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I like the idea of a shared dreamspace being so conventional. Hence the number of hotels and airports/planes featured.

However, my concern is that much of the ambiguity is due to characters being more archetypes than realized individuals.

Compare this to the sum of its parts – the grit and comic book spectable of the Matrix; as well as the banter and camraderie of Soderbergh’s first Oceans film.

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I had no problems with the set designs. Our dreams are not always fantastic landscapes and alien worlds: our dreams are based on what we know.

What I did miss was a sense of misplacement: things shifting about on a countertop, for example, paintings on the wall that were Picassos one moment and Wythes the next. The eerie feeling of something amiss in the dream worlds… I didn’t notice it, so if the effect was there, they did too good a job of being subtle with it…

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@Snap Wilson: I said “lucid dreaming” was the inspiration for the film, not that every single detail perfectly conforms to the scientific phenomenon. Obviously, certain elements were altered for narrative purposes, because you kind of get to do that in a science-fiction movie. If you make everything 100% accurate to reality, you get…well, you get “Memento”, which ain’t too shabby either, but the point is that sci-fi has to play fast and loose with reality, because it is talking about things that are impossible in reality.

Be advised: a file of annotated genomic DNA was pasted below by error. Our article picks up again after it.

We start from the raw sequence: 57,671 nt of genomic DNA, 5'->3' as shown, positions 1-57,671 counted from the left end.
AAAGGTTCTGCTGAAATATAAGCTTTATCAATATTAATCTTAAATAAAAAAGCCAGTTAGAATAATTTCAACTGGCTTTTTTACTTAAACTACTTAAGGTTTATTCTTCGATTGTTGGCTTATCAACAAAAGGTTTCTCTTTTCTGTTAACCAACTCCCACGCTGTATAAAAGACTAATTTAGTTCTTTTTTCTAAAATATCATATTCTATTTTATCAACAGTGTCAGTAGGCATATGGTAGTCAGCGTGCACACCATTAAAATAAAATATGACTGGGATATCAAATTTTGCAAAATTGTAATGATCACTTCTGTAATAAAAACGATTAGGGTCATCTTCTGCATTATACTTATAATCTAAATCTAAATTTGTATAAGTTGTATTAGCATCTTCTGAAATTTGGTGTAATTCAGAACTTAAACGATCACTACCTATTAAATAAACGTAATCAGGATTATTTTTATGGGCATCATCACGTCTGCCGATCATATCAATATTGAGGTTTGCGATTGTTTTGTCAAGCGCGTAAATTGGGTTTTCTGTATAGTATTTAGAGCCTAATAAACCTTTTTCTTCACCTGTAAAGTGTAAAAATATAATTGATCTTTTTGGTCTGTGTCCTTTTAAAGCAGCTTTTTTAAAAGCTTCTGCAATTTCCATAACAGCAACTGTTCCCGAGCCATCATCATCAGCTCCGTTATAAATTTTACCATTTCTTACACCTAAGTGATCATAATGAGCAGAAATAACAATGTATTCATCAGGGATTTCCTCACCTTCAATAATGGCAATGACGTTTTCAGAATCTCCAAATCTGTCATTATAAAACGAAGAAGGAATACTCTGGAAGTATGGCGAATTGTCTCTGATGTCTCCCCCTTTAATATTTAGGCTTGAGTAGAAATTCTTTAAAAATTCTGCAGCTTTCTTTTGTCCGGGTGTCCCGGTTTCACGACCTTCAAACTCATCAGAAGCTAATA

But folks have been saying, “It feels nothing like real dreams,” and my point is that it feels a lot like lucid dreams. Not that it is one, but that you can see the line of descent from that phenomenon to this movie.

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People who criticize Inception because DREAMS AREN’T LIKE THAT are thinking of that one awesome dream they half-remember where the space dragon took them to save Tiffany Fallon from the Mars demons and forgetting the ten million dreams they’ve had where they’re in high school the day before the big test and they completely forgot to study.

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Inception is about dreaming in the same way that Star Wars is about spaceflight.

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Is it trying to be boring as all get-out? Because daaang did it succeed in spades.

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It was alright. Psychonauts did it better.